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Three of a Kind: Sidekick NPCs
Posted By Patrick Benson On August 9, 2012 @ 12:00 am In GMing Advice,Tools for GMs | 3 Comments
Ever play poker? You might be dealt three of a kind, but you are never dealt three of the same. One eyed jacks, suicide kings, and the Black Mariah all stand out from amongst their peers. “Three of a Kind” is a series that is all about providing you with three distinct versions of an NPC archetype for you to use in your game, as well as some tips on how to use the archetype itself. So ante up, because you have nothing to lose in this game!
Batman and Robin. The Lone Ranger and Tonto. Han Solo and Chewbacca. Sometimes a legend is enhanced by giving the hero a sidekick. The sidekick is more than just a companion. The sidekick is an extension of the hero’s values, weaknesses, and abilities. The sidekick can be used to move a plot forward, kickoff a new plot, or be the catalyst for a plot twist.
Time to look at our cards! Here are three types of sidekick NPCs for you to use in your game.
This sidekick is younger than the hero is. The kid is inexperienced, curious, and ambitious. The kid idolizes the hero to a certain degree, but also resents being the junior member of the pair. For this reason the kid tends to take on challenges that are too large for his or her skill set.
This sidekick keeps the hero grounded. He or she brings to the duo those qualities that the hero is lacking. If the hero is disciplined and restrained, the counterweight sidekick is impulsive and uninhibited. If the hero relies on brawn, then the counterweight sidekick relies on brains. But the counterweight is not the hero’s opposite. Instead the hero and the counterweight sidekick are two sides of the same coin.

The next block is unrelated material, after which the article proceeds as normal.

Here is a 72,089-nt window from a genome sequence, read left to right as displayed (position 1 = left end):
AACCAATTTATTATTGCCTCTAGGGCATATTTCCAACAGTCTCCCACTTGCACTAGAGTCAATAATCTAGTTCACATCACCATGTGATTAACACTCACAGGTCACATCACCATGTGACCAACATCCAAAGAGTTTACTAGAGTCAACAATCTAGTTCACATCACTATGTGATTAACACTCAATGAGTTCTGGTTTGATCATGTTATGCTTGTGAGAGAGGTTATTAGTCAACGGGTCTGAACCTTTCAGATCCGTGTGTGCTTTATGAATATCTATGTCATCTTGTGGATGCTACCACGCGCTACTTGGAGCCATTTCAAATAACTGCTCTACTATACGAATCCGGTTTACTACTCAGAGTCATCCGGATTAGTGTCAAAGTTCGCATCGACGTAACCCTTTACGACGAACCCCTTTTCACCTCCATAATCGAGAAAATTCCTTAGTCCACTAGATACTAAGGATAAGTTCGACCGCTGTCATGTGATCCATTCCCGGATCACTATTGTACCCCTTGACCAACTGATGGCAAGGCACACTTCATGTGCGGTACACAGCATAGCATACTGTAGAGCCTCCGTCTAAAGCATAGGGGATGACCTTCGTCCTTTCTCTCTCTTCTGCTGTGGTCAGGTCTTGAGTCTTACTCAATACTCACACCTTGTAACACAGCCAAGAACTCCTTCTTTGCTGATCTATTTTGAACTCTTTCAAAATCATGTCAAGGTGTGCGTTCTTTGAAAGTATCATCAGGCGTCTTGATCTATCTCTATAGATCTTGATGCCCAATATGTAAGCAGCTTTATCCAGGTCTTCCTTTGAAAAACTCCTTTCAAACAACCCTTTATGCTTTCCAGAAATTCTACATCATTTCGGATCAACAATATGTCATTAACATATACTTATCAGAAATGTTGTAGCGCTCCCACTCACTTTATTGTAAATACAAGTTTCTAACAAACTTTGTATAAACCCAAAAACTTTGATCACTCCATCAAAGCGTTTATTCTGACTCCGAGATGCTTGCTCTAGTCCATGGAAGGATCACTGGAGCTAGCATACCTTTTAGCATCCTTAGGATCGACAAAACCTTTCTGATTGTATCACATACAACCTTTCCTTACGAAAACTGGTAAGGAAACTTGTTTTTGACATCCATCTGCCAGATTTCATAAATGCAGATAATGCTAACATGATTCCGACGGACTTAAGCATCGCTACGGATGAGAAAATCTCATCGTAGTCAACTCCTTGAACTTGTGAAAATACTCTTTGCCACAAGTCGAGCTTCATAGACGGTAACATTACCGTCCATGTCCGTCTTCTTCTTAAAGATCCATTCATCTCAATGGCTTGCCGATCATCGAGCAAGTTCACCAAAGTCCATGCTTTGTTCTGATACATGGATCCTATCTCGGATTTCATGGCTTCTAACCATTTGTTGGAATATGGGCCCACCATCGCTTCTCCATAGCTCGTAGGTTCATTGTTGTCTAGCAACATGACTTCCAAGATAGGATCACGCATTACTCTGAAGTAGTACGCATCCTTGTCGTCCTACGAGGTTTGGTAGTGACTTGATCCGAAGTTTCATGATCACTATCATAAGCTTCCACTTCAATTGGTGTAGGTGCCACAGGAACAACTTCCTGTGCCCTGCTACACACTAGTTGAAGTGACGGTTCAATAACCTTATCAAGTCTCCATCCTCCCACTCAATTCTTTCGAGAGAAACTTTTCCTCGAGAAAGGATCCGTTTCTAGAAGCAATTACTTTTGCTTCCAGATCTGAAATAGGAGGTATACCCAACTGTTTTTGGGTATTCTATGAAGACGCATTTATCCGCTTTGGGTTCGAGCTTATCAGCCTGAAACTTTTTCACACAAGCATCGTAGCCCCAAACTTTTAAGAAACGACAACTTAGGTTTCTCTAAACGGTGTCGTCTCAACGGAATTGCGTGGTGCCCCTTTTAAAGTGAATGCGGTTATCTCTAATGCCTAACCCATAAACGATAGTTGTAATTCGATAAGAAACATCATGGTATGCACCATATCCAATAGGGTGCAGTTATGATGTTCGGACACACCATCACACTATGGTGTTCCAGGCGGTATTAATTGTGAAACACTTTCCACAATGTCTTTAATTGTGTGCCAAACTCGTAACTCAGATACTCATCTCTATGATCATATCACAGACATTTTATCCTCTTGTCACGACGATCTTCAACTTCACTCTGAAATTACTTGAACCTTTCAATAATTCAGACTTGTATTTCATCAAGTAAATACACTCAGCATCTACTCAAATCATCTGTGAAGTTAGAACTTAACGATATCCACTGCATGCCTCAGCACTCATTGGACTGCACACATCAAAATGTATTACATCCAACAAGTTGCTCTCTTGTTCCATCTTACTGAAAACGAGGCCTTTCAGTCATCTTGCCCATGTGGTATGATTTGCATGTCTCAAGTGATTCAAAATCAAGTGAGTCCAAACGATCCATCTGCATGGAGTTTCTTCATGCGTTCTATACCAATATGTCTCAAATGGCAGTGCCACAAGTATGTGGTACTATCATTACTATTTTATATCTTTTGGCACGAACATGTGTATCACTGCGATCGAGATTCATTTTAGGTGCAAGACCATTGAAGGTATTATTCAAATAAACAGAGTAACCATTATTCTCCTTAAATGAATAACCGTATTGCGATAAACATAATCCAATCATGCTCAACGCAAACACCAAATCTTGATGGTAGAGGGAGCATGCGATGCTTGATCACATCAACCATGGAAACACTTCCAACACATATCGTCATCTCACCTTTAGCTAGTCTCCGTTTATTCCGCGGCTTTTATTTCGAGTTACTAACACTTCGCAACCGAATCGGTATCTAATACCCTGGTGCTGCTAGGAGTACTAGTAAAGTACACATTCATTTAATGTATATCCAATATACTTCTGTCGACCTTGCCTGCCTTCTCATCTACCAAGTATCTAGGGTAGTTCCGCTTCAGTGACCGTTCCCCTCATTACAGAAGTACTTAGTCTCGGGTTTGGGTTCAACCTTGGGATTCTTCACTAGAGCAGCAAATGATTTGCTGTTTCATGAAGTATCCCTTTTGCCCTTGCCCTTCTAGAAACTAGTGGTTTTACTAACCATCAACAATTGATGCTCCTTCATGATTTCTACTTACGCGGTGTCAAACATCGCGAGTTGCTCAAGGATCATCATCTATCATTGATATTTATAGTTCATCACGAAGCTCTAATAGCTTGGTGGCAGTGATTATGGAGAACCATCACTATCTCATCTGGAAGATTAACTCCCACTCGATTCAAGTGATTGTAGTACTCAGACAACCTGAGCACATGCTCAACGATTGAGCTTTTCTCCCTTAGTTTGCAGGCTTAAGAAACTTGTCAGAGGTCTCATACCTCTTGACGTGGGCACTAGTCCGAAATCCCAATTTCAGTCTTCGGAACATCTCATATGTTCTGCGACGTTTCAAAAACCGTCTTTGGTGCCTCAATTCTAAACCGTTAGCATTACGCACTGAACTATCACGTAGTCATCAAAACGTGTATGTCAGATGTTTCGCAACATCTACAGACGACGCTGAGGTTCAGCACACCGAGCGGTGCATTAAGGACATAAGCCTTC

Unlike the counterweight this sidekick is not a contrast to the hero’s abilities, but instead the adjunct is a more like an extension of the hero’s abilities. If the hero is a warrior, then the adjunct is a warrior of lesser ability. If the hero is a scientist, then the adjunct is a valued lab assistant. While the kid sidekick might resent being second fiddle to the hero, the adjunct accepts being in a support role for the hero.
If you assign the sidekick as a companion to the PCs then make sure that the sidekick does not become a pet NPC for you as the GM. Allow the players to control the sidekick’s actions most of the time. Just be sure to establish what the NPC will not do early after introducing the sidekick to the PCs.
For instance, if the kid sidekick that you designed for the PCs is afraid of guns the players should know of this somehow via a backstory of some sort. Then if the players request that the sidekick pick up a pistol and start shooting the enemy soldiers you can justify saying no to the request.
You may also use the sidekick as a companion to a rival of the PCs. In this case the sidekick can be used to imply what the rival is up to. If the PCs see the sidekick buying equipment, the type of equipment being purchased should be a clue as to where the rival is located and what he or she is doing.
The sidekick can be used as bait to lure the PCs into a trap regardless if the sidekick works for the PCs or the rival. This tactic cannot be used many times though as it quickly loses its impact beyond the first instance.
Finally there is a way to end the sidekick’s career while at the same time launching a new villain – have the sidekick become a traitor. There is nothing quite like the sting of betrayal that comes from a back stabbing sidekick who decides that it is time to take center stage.
How have you used sidekicks in your game? Any tips or tricks for developing plots with sidekicks? Share them by leaving a comment below, and let the rest of us know how you would play these cards!
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